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Cars break down, roofs leak, medical mishaps occur… all when you least expect it. Adding to an already stressful situation comes the daunting thought of “how do I pay for these expenses?”

Financial experts recommend that everyone should have an emergency savings account to cover three to six months' worth of expenses.

The best way to work towards this goal is to start by saving at least $1,000. At FAIRWINDS we know the importance of emergency savings and the peace of mind it gives you so we created the best savings account for an emergency fund, the FAIRWINDS Emergency Savings account.

The Details

Limit one Emergency Savings account per member.

Current Rate

  • Any balance $0.01 to $1,000 — 2.021% APY
  • Any balance $1,000.01 and above — same rate as our Freedom Savings account

Minimum to Open — $10

Monthly Service Fee — $5, waived with any one of the following:

  • Maintain an average monthly account balance of at least $300
  • Deposit or transfer a total of at least $25 per month
  • Maintain an average monthly combined savings balances of at least $10,000 (excluding checking balances)
  • Freedom Signature Checking or Freedom Preferred Checking account holders

Minimum to Earn Interest — $0.01

Withdrawal Fee — $0

To help preserve your funds for a true emergency, this account is not available to be used for overdraft transfers to checking. If you do need overdraft transfer access, check out the Freedom Account as an option.

See Service Charge Schedule for additional fees that apply to all FAIRWINDS accounts.

APY = Annual Percentage Yield
Fees can reduce earnings on the account.
Monthly compounding interest.

What is an Emergency Savings and Should Your Emergency Fund Be in a Savings Account

Financial freedom seekers are coming in hot with emergency savings because they know life’s curveballs can come at full speed. Car repairs, roof leaks, and unforeseen medical expenses happen, but it doesn’t stop them from achieving goals on their journey to financial freedom.

Are you prepared for an unexpected expense and have your emergency fund ready on hand?

Before you begin saving for emergencies, here’s what you need to know to get started:

What is an Emergency Savings?

Building an emergency savings fund is an important milestone to achieve on your journey to financial freedom. While you’re working towards achieving other milestones like paying off debt, this cushion of savings will help you pay for emergencies in cash without the need for using a credit card or applying for a loan.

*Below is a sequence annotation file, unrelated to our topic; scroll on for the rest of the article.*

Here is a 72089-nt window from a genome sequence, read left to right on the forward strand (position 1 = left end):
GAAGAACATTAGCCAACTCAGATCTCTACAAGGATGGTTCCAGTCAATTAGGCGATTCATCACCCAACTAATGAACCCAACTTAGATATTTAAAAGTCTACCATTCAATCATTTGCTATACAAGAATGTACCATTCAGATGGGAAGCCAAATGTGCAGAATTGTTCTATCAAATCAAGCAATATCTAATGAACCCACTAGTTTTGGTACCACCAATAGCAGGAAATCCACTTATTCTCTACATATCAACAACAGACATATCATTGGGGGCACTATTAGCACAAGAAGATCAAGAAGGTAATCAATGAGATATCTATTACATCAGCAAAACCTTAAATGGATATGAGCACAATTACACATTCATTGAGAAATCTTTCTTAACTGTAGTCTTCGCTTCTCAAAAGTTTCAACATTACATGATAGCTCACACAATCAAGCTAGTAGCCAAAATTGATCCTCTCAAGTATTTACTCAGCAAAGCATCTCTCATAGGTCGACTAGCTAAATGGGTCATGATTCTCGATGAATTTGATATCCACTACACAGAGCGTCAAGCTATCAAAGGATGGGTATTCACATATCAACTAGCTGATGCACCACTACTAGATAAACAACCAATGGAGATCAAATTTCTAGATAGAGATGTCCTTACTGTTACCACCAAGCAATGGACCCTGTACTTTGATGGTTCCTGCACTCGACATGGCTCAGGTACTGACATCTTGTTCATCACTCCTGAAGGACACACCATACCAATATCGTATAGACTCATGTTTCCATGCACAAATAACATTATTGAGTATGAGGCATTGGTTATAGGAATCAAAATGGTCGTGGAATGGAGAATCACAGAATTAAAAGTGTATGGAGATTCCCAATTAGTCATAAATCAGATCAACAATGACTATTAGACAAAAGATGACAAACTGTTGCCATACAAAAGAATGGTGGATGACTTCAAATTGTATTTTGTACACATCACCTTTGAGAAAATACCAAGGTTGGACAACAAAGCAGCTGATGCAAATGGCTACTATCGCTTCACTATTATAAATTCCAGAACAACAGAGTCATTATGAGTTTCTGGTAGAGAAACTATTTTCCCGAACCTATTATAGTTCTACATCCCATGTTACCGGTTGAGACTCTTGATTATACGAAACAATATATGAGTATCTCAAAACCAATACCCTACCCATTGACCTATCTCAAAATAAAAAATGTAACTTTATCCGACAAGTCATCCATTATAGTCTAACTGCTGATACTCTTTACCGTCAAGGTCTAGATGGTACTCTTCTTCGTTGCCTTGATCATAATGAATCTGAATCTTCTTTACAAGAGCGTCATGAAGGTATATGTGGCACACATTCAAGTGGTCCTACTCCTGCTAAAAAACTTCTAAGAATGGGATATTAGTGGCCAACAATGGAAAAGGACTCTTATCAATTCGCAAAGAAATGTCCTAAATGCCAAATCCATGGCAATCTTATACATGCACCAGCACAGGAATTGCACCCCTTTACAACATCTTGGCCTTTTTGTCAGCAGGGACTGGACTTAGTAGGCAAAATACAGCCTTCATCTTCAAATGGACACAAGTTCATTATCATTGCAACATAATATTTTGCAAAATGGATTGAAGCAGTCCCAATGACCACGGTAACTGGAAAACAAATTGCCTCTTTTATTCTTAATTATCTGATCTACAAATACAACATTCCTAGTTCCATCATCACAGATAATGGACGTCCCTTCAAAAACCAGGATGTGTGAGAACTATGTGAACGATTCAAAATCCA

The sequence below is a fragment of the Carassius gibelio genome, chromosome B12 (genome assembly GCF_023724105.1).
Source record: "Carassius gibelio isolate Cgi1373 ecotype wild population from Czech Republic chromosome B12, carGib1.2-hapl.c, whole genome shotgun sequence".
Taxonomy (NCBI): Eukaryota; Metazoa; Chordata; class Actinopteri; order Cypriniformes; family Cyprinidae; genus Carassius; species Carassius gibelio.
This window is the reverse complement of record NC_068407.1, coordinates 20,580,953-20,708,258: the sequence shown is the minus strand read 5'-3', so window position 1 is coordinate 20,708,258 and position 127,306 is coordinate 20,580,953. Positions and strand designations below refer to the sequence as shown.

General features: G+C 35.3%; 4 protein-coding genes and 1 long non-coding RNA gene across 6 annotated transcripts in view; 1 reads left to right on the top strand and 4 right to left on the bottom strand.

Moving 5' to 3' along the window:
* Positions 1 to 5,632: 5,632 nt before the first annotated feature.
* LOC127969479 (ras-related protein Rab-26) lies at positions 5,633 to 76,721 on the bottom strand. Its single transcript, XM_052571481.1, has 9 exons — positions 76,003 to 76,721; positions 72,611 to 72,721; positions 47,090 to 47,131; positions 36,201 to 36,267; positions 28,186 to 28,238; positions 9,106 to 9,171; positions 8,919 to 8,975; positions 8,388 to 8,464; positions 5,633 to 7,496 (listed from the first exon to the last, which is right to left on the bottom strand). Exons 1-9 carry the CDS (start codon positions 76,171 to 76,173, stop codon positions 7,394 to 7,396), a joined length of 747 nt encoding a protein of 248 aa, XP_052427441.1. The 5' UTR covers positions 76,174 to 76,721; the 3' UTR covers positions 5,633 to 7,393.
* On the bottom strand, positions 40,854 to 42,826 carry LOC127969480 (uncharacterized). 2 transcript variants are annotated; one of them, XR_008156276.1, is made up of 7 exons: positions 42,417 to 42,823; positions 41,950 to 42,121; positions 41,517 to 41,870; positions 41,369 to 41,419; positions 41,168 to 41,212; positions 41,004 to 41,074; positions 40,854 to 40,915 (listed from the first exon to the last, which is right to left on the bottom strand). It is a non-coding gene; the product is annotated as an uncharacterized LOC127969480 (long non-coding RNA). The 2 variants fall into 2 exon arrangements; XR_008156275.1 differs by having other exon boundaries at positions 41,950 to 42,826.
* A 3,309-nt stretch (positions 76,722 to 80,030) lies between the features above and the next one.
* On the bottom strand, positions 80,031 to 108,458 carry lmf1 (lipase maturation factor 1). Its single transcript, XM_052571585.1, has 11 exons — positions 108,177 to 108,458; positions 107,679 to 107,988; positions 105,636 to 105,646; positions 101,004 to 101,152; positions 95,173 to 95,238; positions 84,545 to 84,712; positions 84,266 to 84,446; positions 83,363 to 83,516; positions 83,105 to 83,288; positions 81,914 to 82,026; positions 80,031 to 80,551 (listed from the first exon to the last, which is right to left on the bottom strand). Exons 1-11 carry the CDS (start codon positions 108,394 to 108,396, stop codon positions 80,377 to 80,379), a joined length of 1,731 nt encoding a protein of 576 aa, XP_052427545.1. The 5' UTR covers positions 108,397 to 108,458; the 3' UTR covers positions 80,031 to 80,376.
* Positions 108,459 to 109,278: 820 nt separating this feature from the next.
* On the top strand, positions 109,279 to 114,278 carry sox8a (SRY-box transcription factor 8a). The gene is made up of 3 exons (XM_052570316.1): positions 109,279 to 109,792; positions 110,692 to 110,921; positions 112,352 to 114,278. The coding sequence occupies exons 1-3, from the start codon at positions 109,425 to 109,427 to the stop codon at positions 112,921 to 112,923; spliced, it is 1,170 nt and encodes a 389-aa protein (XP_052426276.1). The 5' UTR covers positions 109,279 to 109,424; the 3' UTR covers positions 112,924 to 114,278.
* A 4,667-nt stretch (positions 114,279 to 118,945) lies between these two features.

When considering what counts as an unexpected event, this includes anything from going to an unplanned doctor’s appointment to fixing your car, or repairing a roof, to name a few. While you can’t always control life’s curveballs, you’re in control of getting ahead and staying financially fit by saving for emergencies.

Now that you know what your emergency cash would be used for, an emergency savings is not the following:

It’s not a retirement fund.

While your emergency savings and retirement savings include setting aside money for the future, your emergency savings are designed to help you with an unexpected, immediate event. On the other hand, your retirement funds are intended for long-term growth to access when you’re ready to retire.

Another difference between your emergency savings and retirement savings is the type of account used to grow your money. Your emergency savings will be kept in a standard savings account and won’t be used every day like your spending or checking account. You’ll still have access to your emergency savings account when you need it, but the money will be separate from what you build for retirement.

Investments are ideal for long-term goals. You can use them to prepare for retirement, or simply increase your net worth. For investing and making the most of compound interest, be sure to set up a 401(k) or 403(b) with your employer if they offer one. As you achieve your financial freedom milestones, consider options like a Roth IRA or an index fund. You’ll still need an emergency savings as you build wealth and invest, and separating these accounts can differentiate your rainy-day fund from your investments.